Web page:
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Fig. 4 Resonance wavelength shift for tested LPG induced by incubation in (A) E. coli B, (B) L. casei, (C) E. coli K-12, and (D) S. enterica.

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When the thickness of the high-RI LPG bio-overlay increases, it is followed by an increase in spectral distance between the resonances [7]. Since the measurements were taken at different stages of the experiment while maintaining the same external conditions, i.e., LPG immersion in PBS, the effects can be compared and considered to be solely dependent on the thickness and on the RI (corresponding to overlay density) of the bio-overlay.

The spectral responses for the LPGs immersed in PBS before and after incubation in bacteria solution are shown in Fig. 3. It can be seen in Fig. 3(A) that the reactions between the adhesin and E. coli B significantly shift the resonant wavelength, in contrast to the negative control, where the shift is negligible (Fig. 3(B)). For the E. coli B, an insignificant change of the spectrum as a result of sample washing in PBS is apparent. This effect is in line with well-established bacteria-adhesin interactions. The resonant wavelength shift in the case of E. coli B is almost three times higher than the shift for E. coli B LPS, most probably due to the difference in size of this bacterium and its LPS [13]. When adhesin binds to a bacterium, the bio-overlay formed at the surface of the LPG is significantly thicker than it is for the adhesin-LPS bio-overlay. The effect can be also attributed to the fact that more adhesin receptors (including LPS and OmpC) are located on the bacterial cell wall than in the LPS solution. The resonant wavelength shift of S. enterica is higher than for the negative control used here (Fig. 3(D)), but it is almost at the same level as for the negative control (LPS of H. alvei) used previously by Brzozowska et al. [13]. A significant effect of the sample washing in PBS after incubation in the bacteria solution should be noted here. Our result proves that no interaction occurs between the adhesin and S. enterica, but some slight non-specific interactions do take place. These background interactions may be characteristic only of Gram-negative bacteria, which contain LPS molecules on the bacterial surface. Gram-positive bacteria such as L. casei used in our studies as the negative control are devoid of LPS on the external side of the cell wall, explaining why the wavelength shift is negligible (no background interactions). The obtained results also suggest that the adhesin binds to E. coli K-12 (Fig. 3(C)). However, the binding is not as efficient as in the case of the positive control, i.e., the resonant wavelength shift is about half the size of the shift for E. coli B, but is still evident. This result agrees with the earlier findings (ELISA and BIAcore). In the case of E. coli K-12, OmpC could serve as a receptor for the phage adhesin, though at low efficiency. The E. coli K-12 OmpC homologous have been found (BLAST analysis using http://www.uniprot.org/blast/uniprot software) in about 228 different E. coli strains – including E. coli O111 interacting with the adhesin. However, the protein is not present in E. coli O56 which does not interact with the adhesin. It can be therefore suggested that the adhesin may recognize not only the bacterial strains containing OmpC, but also those without OmpC that have specific binding sites involving LPS.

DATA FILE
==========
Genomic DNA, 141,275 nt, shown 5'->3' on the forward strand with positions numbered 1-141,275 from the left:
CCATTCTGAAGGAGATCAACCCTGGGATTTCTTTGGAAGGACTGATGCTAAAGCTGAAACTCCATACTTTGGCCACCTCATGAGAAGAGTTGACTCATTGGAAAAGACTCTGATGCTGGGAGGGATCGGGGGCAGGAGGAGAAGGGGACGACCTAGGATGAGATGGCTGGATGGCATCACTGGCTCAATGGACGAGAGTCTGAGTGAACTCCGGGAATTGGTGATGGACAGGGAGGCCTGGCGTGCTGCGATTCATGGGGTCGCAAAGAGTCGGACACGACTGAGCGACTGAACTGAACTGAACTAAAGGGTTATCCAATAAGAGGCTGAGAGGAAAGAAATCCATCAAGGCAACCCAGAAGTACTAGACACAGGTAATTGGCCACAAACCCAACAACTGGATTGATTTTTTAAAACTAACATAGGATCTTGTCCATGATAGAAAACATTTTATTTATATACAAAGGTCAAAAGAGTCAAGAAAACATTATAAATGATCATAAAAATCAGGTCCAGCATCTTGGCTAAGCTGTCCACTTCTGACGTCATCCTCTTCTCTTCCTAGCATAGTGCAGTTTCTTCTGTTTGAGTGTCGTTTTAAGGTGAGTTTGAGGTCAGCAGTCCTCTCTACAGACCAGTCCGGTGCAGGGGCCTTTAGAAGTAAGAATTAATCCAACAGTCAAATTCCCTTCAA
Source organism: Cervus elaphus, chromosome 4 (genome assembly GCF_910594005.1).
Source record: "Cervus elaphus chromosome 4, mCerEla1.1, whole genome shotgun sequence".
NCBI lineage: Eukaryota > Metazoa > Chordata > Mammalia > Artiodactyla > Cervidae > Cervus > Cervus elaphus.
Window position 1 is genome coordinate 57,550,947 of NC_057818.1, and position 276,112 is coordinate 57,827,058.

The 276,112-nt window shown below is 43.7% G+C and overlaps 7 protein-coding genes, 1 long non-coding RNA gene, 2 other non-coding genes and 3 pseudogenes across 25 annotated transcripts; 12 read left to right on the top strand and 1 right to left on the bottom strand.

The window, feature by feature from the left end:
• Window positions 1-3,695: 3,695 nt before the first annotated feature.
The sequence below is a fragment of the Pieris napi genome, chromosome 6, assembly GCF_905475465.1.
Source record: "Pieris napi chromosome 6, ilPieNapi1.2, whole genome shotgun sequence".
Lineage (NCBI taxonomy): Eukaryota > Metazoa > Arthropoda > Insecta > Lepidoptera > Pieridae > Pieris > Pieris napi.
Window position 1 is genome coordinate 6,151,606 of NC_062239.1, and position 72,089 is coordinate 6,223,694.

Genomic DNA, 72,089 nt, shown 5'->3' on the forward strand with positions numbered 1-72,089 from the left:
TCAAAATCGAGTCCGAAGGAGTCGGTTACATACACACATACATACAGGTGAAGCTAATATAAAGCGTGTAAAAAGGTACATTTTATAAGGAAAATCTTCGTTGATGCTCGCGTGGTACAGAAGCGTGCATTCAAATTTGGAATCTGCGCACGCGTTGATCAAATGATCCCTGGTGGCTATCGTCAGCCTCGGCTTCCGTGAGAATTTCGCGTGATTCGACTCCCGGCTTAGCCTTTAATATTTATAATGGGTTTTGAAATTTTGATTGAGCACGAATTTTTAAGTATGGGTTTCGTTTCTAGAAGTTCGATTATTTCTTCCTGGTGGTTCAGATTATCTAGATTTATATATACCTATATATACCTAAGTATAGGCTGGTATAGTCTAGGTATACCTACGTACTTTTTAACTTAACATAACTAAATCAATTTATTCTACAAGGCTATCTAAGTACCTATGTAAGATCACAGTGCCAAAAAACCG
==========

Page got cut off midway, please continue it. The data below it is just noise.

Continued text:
3. Conclusion

The bacteriophage T4 adhesin was applied in this work for the first time for sensing specific whole bacteria. The label-free sensing effect was demonstrated using LPGs and the results were compared to those obtained with other methods, which include ELISA and BIAcore. The LPGs sensor is more sensitive than BIAcore method and gives unquestionable results in respect of E. coli K-12 by the adhesin binding The sensor coated with adhesin can be used not only for selective detection of E. coli B bacteria, but also for detecting a wider group of Gram-negative bacteria containing OmpC and/or in special spatial configurations around the terminal glycosidic bond in LPS structures. Moreover, the results prove the possibility of using adhesins in place of bacteriophages for specific bacteria strain recognition. This approach could well be used in commercial applications given that adhesins are more stable and can be stored longer than bacteriophages.

Acknowledgments

The authors gratefully acknowledge support for this work from the Polish National Science Centre under grants Nos. 2011/03/D/NZ7/02054 and 2014/14/E/ST7/00104, as well as from the Natural Sciences and Engineering Research Council of Canada, and from the Canada Research Chairs Program.